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If objective is annihilation of caste, why segregate employees on basis of one’s ‘caste’?

By Martin Macwan*

The year was 1976 and the month was May. I had appeared for matriculation exam, 11th standard, the last year of the old SSC before the State of Gujarat switched to a new system, 10 + 2, from St. Mary’s High School, Nadiad. I was then not aware of the complexities of the caste system. I had not heard or read much about Dr. B.R. Ambedkar or the works of Savitri and Jyotiba Phule, since it was not part of the curriculum or the Christian missionary educator’s zeal to inform students about the excluded history of India.
As a child of 8, I had worked along with my grandmother in the farms of the grandmother of Ashwin Patel, my friend, located in Chhintiyawad, Nadiad. Studying in class 3, Ashwin and I were great friends and competitors; we would compete in getting best scores in mathematics, though I was always the topper. At the farm, however, while I worked, Ashwin would sit on the pile of dry hey of bajra, watching me work, unable to play as we did in the school. I was served water, poured from above in my cupped hands as a practice of intouchability. I was too young to understand the sarcastic comments of his family members on my canvass shoes, which reinforced my image of a labourer.
I would struggle hard to understand Ashwin’s grandmother, who would often visit my home and sit for hours with my grandmother, weeping and sharing her difficulties she faced at home with the sons and their wives. My grandmother would console her and order tea for her from the market before she would depart. The visitor wouldn’t accept tea or water from my home. Later I witnessed that her sons would secretly visit our home to taste meat curry and would, of course, have water after the meal, too.
A friend motivated me to take Ashwin to a workshop at Mt. Abu in May 1976. This was on social awareness and personal growth conducted by the Behavioural Science Centre, located at St. Xavier’s College – BSC is now called Human Development and Research Centre (HDRC). It is the same HDRC which recently attracted media attention for a controversial advertisement for the post for ‘cleaning job’, put up on its notice board on 6th April 2016 – the year the country is celebrating the 125th birth anniversary of Dr. Ambedkar, the architect of modern India. It led to some scuffle and an attack on the premises of the HDRC. The incident has prompted me to write about 40 years of churning in my mind around the issue of annihilation of caste…
The workshop helped me understand my personal experiences of untouchability, although I was not Hindu. My grandparents from both father’s and mother’s side had converted to Christianity, probably around 1915, 40 years before the clarion was call given by Dr. Ambedkar to Dalits to give up Hinduism. While Gandhi was hurt by this call, a manifestation of the deadly strike at the heart of Hinduism for its inability to delink itself from the varna system and untouchability, Dr. Ambedkar was supported in his mission by a progressive Shankracharya, Dr. Kurtkotty.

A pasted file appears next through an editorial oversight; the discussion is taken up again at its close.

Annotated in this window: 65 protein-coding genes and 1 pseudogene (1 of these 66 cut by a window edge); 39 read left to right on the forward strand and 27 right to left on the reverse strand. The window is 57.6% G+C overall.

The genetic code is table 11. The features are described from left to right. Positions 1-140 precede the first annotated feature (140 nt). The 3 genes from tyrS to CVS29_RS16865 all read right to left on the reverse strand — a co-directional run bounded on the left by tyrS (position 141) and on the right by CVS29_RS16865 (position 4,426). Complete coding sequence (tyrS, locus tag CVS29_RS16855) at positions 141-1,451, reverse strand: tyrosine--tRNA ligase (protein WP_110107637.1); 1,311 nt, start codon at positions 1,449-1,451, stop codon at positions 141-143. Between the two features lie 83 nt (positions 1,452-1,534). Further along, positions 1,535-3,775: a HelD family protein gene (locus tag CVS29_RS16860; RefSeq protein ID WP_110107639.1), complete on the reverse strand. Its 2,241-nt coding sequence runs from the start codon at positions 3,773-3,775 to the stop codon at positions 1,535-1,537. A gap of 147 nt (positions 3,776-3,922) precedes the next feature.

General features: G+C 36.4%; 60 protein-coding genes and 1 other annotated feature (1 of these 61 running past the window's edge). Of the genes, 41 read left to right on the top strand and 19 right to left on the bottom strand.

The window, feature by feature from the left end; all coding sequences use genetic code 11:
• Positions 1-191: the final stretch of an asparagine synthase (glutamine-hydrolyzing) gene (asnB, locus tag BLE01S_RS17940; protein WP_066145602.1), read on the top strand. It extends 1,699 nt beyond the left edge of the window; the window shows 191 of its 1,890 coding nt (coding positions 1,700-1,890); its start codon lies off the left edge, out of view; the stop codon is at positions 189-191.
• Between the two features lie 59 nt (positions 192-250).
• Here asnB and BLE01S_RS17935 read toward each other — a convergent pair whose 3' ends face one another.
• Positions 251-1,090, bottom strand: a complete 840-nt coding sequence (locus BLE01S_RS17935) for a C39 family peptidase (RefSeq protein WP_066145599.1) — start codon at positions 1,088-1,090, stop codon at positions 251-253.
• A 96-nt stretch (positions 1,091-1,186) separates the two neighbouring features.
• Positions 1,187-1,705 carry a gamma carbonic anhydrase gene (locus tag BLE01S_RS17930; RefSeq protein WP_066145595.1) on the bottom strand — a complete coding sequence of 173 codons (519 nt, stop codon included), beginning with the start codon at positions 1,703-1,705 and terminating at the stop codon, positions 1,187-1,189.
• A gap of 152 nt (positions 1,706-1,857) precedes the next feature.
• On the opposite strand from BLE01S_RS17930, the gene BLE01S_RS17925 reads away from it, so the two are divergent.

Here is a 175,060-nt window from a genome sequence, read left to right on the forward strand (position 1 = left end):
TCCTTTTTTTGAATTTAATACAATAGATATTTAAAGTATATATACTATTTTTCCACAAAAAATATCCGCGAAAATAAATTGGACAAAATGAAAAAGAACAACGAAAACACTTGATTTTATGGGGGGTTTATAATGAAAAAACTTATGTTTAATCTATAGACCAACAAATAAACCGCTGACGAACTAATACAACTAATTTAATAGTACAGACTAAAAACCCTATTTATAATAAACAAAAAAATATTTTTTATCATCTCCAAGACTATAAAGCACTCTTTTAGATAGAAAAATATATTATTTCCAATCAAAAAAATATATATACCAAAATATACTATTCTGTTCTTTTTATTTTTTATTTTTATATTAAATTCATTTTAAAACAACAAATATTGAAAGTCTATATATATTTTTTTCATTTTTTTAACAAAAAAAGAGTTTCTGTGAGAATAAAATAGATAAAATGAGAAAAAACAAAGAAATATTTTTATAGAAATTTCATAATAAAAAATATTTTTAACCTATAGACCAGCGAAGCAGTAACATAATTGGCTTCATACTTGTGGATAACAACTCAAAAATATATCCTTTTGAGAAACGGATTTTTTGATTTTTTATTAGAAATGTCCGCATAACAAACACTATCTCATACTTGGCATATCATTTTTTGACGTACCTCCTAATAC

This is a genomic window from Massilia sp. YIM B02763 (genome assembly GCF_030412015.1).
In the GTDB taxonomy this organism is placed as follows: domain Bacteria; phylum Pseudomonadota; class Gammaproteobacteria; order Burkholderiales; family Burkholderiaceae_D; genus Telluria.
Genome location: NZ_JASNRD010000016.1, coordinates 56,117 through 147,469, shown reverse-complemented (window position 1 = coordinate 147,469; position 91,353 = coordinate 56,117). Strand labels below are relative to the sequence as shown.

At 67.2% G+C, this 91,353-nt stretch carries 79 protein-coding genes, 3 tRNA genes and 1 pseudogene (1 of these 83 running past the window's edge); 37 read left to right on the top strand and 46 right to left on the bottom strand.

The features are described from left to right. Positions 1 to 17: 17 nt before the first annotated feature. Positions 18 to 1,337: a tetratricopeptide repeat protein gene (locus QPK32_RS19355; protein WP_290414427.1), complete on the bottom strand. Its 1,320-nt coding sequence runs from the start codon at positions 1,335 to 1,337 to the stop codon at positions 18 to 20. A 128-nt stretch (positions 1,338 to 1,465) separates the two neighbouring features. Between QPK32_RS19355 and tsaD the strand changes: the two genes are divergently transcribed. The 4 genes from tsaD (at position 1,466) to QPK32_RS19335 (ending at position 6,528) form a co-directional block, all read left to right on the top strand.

After the workshop, I joined St. Xavier’s College as a student. During my graduation years I would often visit professors, who set up BSC in villages to undertake a survey on the socio-economic condition of Dalits. BSC would also conduct workshops for farmers on personal motivation and innovating methods of agriculture for a better yield. The participants would be from all castes of the rural areas in which they would be held.
BSC was set up officially in 1977 as a result of introspection by some professors at St. Xavier’s College after they were dissatisfied with the education offered in the curriculum. They found it irrelevant to the masses of India. Hence, they took a plunge in setting up BSC as a centre for rural development, and resigned from the college. The pioneers were four professors – a non-Indian Christian, a Hindu, a Muslim and a Parsee. All these four professors belonged to the strata of society not covered under ‘reservation’, and hence would qualify as meritorious for the first preference of selection, if they would have to apply for the job as a cleaner in the context of the HDRC advertisement. The first officer appointed at BSC was my friend and colleague Gagan Sethi, equally eligible for the post, if he wished to apply for the job! I have worked with all these colleagues, as I too joined as lecturer in BSC in 1981, and worked there till 1989. We never asked what caste each of us belonged to, as we had over-grown these human inventions – the hierarchical caste system that has weakened the nation for centuries.
St. Xavier’s College has had a long association with the caste system.. It is related to the issue which is at the centre of the present turmoil around the controversial advertisement. The College was set up probably in 1955. Dalit students, including converted Christians, then, on account of caste discrimination, did not find a place in the college hostel. They would stay on the first floor of the old canteen. Food was brought to them from the mess after “others” had finished their meal. This led to protest by some progressive priests, including one of the founders of BSC, for such anti-Christian practice. Dalit students were finally allotted three rooms in the hostel, exclusively reserved for them. Those orthodox Hindus who blame Christian missionaries for conversion must thank this church institution for supporting and perpetuating caste system!